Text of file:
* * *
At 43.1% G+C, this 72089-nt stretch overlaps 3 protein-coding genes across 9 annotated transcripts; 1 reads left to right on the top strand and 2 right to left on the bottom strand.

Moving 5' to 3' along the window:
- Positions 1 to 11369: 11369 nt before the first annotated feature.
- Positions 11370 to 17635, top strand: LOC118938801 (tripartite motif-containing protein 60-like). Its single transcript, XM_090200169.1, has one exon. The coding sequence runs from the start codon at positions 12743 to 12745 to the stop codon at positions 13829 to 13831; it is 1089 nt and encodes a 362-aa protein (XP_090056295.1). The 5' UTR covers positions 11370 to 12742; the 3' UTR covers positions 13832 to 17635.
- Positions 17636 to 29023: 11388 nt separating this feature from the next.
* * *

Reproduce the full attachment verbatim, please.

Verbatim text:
At 43.1% G+C, this 72089-nt stretch overlaps 3 protein-coding genes across 9 annotated transcripts; 1 reads left to right on the top strand and 2 right to left on the bottom strand.

Moving 5' to 3' along the window:
- Positions 1 to 11369: 11369 nt before the first annotated feature.
- Positions 11370 to 17635, top strand: LOC118938801 (tripartite motif-containing protein 60-like). Its single transcript, XM_090200169.1, has one exon. The coding sequence runs from the start codon at positions 12743 to 12745 to the stop codon at positions 13829 to 13831; it is 1089 nt and encodes a 362-aa protein (XP_090056295.1). The 5' UTR covers positions 11370 to 12742; the 3' UTR covers positions 13832 to 17635.
- Positions 17636 to 29023: 11388 nt separating this feature from the next.